This post originally appeared on the Green City Blue Lake blog on September 21, 2015.
The Fund for Our Economic Future is working on a report titled, “The Geography of Jobs” which looks at sprawl in Northeast Ohio along two lines: How it affects the economy and the economically disadvantaged. A central finding is the average job hub for a Clevelander is a 20-minute drive or 75-minute transit trip away.
“(Job access) may be the most important issue no one is talking about,” The Fund writes. “The vitality of a region’s economy depends on its ability to connect people to good jobs.”
The report, which is a synthesis of existing data, notes that 22% of jobs have “disappeared” for the average Northeast Ohioan. The impact has been felt most keenly by 200,000 residents in economically distressed communities, the report notes.
“Let’s take a closer look,” The Fund writes. “For a resident living in Kinsman, the number of jobs in his or her vicinity declined by 35% from 1998 to 2013.”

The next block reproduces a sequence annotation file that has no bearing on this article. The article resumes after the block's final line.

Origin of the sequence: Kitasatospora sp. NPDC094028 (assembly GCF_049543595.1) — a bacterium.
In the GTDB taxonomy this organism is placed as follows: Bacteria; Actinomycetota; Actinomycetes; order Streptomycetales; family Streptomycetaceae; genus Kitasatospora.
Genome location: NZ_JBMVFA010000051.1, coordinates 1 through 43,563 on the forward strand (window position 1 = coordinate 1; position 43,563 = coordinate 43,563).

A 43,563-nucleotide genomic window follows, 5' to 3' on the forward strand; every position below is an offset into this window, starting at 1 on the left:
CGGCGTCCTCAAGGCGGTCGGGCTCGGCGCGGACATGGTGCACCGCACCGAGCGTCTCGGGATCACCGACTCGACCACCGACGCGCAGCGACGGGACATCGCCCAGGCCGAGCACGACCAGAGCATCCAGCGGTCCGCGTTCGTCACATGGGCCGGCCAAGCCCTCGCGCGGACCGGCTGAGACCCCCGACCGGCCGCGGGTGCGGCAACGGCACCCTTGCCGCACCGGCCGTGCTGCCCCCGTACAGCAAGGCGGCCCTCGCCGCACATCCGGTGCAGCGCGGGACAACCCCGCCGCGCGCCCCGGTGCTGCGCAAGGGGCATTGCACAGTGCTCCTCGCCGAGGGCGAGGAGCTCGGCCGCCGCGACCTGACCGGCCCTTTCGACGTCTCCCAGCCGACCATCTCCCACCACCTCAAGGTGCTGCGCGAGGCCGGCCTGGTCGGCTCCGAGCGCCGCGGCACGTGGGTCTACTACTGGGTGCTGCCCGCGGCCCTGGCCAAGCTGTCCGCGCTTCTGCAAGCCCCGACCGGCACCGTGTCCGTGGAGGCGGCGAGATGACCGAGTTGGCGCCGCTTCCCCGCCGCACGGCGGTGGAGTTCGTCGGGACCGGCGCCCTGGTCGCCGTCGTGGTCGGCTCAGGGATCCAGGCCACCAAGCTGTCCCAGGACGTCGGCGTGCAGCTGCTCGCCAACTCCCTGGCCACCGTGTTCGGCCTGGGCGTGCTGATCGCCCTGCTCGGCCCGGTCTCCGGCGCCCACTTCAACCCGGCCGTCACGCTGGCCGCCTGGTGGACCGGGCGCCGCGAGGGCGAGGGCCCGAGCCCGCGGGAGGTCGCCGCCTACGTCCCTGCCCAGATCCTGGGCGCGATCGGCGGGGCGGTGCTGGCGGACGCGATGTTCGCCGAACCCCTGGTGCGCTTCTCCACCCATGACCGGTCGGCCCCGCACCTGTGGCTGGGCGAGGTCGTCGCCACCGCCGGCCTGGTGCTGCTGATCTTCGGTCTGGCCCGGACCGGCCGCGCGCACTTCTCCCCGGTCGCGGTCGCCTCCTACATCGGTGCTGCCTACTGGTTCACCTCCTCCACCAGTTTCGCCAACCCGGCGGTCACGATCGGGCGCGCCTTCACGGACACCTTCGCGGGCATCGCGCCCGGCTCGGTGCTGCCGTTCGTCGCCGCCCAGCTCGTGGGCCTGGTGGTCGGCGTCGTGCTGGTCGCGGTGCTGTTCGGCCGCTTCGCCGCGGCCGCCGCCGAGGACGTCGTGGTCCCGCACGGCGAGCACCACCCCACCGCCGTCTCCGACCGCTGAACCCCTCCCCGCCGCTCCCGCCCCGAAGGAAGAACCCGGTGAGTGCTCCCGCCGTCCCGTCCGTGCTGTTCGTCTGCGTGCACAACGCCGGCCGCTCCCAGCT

Although 88,000 jobs have been added in Northeast Ohio since the Recession, job gains in the suburbs have outpaced those in cities as a share of overall employment where a “lack of access to employers makes it harder for workers to hold steady, full-time positions, especially those workers who are already disadvantaged economically.”
Job sprawl is linked to inequities resulting from concentrating poverty. The Fund points to a Harvard study that found cities with less sprawl—as measured by commutes of 15 minutes or less—had “significantly higher rates of upward mobility.”
The Fund hopes to spark a regional effort here to emphasize the importance job location has relative to population densities.
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